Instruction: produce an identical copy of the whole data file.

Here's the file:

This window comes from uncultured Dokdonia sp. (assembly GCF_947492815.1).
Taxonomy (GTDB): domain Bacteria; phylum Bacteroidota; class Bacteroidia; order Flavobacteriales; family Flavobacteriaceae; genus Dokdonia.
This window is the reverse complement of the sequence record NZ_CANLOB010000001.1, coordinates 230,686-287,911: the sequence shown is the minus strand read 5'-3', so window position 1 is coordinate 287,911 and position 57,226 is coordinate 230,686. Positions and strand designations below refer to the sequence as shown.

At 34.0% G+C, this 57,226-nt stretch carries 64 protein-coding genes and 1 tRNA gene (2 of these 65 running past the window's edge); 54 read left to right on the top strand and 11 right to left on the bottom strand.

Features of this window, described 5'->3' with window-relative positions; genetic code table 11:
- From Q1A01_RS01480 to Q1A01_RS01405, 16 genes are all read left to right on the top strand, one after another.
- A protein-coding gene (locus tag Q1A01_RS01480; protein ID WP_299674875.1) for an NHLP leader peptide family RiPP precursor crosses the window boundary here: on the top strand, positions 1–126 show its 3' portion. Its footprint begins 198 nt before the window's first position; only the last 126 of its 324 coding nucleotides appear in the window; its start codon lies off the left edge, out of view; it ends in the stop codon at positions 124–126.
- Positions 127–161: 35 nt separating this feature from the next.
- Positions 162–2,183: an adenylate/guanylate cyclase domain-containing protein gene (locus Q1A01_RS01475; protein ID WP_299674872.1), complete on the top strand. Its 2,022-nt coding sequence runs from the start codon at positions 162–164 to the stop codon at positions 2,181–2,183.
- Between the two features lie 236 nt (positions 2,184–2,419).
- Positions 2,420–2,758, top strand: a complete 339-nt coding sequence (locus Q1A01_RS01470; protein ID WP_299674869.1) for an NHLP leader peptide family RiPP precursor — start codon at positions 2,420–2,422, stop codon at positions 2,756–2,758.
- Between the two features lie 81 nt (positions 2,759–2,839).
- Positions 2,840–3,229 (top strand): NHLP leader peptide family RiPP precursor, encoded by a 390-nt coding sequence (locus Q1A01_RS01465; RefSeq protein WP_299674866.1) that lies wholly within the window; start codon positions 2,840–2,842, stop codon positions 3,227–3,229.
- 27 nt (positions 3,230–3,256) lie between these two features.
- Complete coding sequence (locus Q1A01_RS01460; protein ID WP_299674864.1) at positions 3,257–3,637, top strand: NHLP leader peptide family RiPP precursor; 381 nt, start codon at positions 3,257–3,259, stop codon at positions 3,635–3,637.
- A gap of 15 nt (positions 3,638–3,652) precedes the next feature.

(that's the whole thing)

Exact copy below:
This window comes from uncultured Dokdonia sp. (assembly GCF_947492815.1).
Taxonomy (GTDB): domain Bacteria; phylum Bacteroidota; class Bacteroidia; order Flavobacteriales; family Flavobacteriaceae; genus Dokdonia.
This window is the reverse complement of the sequence record NZ_CANLOB010000001.1, coordinates 230,686-287,911: the sequence shown is the minus strand read 5'-3', so window position 1 is coordinate 287,911 and position 57,226 is coordinate 230,686. Positions and strand designations below refer to the sequence as shown.

At 34.0% G+C, this 57,226-nt stretch carries 64 protein-coding genes and 1 tRNA gene (2 of these 65 running past the window's edge); 54 read left to right on the top strand and 11 right to left on the bottom strand.

Features of this window, described 5'->3' with window-relative positions; genetic code table 11:
- From Q1A01_RS01480 to Q1A01_RS01405, 16 genes are all read left to right on the top strand, one after another.
- A protein-coding gene (locus tag Q1A01_RS01480; protein ID WP_299674875.1) for an NHLP leader peptide family RiPP precursor crosses the window boundary here: on the top strand, positions 1–126 show its 3' portion. Its footprint begins 198 nt before the window's first position; only the last 126 of its 324 coding nucleotides appear in the window; its start codon lies off the left edge, out of view; it ends in the stop codon at positions 124–126.
- Positions 127–161: 35 nt separating this feature from the next.
- Positions 162–2,183: an adenylate/guanylate cyclase domain-containing protein gene (locus Q1A01_RS01475; protein ID WP_299674872.1), complete on the top strand. Its 2,022-nt coding sequence runs from the start codon at positions 162–164 to the stop codon at positions 2,181–2,183.
- Between the two features lie 236 nt (positions 2,184–2,419).
- Positions 2,420–2,758, top strand: a complete 339-nt coding sequence (locus Q1A01_RS01470; protein ID WP_299674869.1) for an NHLP leader peptide family RiPP precursor — start codon at positions 2,420–2,422, stop codon at positions 2,756–2,758.
- Between the two features lie 81 nt (positions 2,759–2,839).
- Positions 2,840–3,229 (top strand): NHLP leader peptide family RiPP precursor, encoded by a 390-nt coding sequence (locus Q1A01_RS01465; RefSeq protein WP_299674866.1) that lies wholly within the window; start codon positions 2,840–2,842, stop codon positions 3,227–3,229.
- 27 nt (positions 3,230–3,256) lie between these two features.
- Complete coding sequence (locus Q1A01_RS01460; protein ID WP_299674864.1) at positions 3,257–3,637, top strand: NHLP leader peptide family RiPP precursor; 381 nt, start codon at positions 3,257–3,259, stop codon at positions 3,635–3,637.
- A gap of 15 nt (positions 3,638–3,652) precedes the next feature.